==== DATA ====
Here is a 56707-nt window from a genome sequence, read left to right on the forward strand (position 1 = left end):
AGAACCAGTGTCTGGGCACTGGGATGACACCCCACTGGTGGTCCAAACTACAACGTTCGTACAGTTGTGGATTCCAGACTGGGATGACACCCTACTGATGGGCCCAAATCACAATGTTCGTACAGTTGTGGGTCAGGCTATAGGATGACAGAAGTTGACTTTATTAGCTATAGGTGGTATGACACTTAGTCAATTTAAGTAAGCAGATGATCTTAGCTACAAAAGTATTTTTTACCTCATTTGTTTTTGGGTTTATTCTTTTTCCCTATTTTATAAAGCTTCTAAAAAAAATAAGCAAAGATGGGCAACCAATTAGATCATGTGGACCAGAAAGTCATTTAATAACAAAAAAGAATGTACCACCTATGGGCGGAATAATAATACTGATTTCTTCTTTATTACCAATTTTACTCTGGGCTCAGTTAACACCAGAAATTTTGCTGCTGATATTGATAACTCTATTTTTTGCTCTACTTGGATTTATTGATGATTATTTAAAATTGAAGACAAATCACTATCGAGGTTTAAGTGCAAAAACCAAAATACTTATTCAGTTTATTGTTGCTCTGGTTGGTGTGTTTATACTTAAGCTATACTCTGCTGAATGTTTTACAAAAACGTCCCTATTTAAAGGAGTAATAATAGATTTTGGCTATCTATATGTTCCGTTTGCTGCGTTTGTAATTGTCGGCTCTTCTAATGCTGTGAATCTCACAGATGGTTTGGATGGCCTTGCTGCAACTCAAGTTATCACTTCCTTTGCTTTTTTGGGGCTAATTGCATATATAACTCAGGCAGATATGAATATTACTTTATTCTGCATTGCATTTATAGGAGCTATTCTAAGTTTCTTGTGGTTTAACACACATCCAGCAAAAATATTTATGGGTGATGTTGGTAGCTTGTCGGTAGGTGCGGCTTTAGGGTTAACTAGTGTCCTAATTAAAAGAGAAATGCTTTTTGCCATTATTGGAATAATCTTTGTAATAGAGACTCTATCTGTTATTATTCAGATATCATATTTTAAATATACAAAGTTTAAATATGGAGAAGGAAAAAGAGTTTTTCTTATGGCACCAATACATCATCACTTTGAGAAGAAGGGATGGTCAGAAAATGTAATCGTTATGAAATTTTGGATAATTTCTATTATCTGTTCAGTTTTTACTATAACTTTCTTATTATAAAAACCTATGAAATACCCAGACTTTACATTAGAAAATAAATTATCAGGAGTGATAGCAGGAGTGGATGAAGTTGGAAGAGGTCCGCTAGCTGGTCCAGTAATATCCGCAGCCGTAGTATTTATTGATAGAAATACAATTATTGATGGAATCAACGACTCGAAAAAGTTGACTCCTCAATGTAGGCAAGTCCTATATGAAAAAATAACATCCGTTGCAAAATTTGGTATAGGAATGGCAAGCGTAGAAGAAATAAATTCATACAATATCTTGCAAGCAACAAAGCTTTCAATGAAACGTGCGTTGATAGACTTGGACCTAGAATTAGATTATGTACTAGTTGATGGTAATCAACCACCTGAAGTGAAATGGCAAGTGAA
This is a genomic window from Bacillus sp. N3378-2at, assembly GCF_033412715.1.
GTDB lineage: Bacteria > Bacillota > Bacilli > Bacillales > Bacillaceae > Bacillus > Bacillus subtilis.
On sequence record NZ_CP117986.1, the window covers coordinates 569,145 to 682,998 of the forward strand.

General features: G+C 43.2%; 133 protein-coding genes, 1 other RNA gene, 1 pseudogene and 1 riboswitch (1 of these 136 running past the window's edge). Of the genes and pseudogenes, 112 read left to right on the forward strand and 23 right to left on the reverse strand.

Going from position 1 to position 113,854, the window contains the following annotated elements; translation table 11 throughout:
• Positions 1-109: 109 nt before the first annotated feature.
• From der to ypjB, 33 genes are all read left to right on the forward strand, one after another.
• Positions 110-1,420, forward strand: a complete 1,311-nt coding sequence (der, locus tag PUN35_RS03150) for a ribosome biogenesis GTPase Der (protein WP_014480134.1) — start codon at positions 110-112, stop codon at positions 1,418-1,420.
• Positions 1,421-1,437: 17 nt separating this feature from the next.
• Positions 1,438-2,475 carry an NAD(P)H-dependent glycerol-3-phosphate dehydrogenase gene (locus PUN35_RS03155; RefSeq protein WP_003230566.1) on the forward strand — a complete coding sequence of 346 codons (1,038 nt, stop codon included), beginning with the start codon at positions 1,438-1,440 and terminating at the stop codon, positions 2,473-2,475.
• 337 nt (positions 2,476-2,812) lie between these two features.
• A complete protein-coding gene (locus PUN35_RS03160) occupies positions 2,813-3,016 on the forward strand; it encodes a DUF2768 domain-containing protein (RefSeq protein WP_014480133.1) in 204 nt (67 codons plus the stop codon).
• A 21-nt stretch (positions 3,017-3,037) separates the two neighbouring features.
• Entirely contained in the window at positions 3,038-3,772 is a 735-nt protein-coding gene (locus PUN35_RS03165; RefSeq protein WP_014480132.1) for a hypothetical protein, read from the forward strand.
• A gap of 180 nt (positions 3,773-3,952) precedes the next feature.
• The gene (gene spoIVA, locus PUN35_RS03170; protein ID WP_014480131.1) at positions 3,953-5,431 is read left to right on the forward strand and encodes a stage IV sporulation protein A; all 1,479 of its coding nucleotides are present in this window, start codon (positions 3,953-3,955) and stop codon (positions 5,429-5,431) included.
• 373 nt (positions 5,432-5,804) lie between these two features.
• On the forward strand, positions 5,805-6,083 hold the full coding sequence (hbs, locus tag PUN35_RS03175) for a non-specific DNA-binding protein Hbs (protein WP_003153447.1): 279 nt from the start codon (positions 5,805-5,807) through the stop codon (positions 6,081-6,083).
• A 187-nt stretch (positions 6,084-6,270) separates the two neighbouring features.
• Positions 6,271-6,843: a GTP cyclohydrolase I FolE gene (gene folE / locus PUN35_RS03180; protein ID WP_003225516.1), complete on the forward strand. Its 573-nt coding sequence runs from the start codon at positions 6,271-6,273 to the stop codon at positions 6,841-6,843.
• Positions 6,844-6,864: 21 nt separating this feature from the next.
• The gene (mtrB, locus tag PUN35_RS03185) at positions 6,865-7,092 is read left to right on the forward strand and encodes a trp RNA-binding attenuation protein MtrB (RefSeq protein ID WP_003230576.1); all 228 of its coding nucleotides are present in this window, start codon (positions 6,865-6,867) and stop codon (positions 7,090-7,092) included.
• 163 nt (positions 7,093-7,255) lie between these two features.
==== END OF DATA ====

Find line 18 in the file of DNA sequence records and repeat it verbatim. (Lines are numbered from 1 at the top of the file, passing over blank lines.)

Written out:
• The gene (gene spoIVA, locus PUN35_RS03170; protein ID WP_014480131.1) at positions 3,953-5,431 is read left to right on the forward strand and encodes a stage IV sporulation protein A; all 1,479 of its coding nucleotides are present in this window, start codon (positions 3,953-3,955) and stop codon (positions 5,429-5,431) included.